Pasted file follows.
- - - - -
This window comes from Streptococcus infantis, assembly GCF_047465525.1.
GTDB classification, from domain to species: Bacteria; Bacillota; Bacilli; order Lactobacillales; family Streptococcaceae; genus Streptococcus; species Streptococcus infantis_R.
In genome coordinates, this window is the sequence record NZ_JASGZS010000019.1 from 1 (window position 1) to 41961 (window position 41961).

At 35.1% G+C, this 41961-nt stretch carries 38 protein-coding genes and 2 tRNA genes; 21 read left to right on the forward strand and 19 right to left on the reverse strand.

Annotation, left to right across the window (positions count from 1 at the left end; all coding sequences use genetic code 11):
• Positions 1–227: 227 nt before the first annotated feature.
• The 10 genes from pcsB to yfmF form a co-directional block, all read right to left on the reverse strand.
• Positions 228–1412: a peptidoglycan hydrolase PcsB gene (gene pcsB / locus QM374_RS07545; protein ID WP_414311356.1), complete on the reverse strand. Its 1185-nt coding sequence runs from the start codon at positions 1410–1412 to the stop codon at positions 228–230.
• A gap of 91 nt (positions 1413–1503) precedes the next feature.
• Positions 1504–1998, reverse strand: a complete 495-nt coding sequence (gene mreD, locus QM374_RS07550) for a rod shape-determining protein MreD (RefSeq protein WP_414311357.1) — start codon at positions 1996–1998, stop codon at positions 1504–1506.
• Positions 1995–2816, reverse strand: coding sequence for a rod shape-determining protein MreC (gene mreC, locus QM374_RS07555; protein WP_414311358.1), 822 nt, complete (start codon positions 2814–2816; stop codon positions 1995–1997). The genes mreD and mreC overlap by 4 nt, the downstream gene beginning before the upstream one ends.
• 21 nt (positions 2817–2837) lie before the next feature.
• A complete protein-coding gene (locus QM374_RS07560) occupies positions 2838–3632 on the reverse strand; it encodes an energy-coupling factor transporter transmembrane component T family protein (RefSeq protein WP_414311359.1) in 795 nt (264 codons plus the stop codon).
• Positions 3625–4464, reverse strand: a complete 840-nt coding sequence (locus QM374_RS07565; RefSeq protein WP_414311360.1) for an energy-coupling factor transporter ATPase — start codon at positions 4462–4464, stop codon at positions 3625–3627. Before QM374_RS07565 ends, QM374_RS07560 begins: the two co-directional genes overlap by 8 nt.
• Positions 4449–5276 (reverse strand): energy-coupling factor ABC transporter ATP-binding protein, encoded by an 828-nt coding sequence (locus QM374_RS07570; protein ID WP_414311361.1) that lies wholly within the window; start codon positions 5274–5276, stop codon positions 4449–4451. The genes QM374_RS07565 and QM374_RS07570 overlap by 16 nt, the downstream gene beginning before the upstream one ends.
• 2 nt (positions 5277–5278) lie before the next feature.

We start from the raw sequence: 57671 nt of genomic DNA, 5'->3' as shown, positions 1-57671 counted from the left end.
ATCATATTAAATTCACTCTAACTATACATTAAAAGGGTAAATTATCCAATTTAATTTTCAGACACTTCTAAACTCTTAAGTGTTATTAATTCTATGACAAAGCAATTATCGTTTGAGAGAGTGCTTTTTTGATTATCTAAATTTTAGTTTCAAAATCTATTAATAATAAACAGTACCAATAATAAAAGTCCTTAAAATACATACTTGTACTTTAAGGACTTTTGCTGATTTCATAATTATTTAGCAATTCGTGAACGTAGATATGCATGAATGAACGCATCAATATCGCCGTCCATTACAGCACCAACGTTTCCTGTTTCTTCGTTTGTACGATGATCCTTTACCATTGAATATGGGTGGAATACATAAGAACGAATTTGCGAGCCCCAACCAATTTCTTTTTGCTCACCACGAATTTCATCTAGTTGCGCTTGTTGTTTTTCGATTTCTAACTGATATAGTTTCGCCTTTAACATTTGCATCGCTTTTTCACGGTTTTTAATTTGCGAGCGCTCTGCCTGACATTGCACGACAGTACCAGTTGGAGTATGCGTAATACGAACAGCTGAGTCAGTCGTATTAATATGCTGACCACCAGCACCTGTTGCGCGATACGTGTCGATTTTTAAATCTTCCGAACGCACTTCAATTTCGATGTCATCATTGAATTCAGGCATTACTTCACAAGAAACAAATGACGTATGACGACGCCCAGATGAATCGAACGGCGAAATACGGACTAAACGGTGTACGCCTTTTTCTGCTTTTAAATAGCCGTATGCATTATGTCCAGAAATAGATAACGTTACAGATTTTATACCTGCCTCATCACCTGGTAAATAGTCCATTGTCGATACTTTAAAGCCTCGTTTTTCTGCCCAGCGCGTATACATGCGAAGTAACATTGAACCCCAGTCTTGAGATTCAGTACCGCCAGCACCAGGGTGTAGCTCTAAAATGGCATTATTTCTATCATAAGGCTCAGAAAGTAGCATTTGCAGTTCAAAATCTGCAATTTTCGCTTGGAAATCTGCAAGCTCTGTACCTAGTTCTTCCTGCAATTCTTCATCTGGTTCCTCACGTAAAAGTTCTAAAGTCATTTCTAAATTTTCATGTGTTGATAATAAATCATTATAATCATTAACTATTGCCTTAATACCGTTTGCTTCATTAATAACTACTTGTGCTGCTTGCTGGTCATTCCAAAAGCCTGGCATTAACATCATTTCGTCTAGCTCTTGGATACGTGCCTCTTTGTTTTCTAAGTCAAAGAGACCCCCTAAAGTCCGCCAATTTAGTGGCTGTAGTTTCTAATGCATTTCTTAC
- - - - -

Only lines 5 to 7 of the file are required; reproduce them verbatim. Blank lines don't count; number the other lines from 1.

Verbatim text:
Annotation, left to right across the window (positions count from 1 at the left end; all coding sequences use genetic code 11):
• Positions 1–227: 227 nt before the first annotated feature.
• The 10 genes from pcsB to yfmF form a co-directional block, all read right to left on the reverse strand.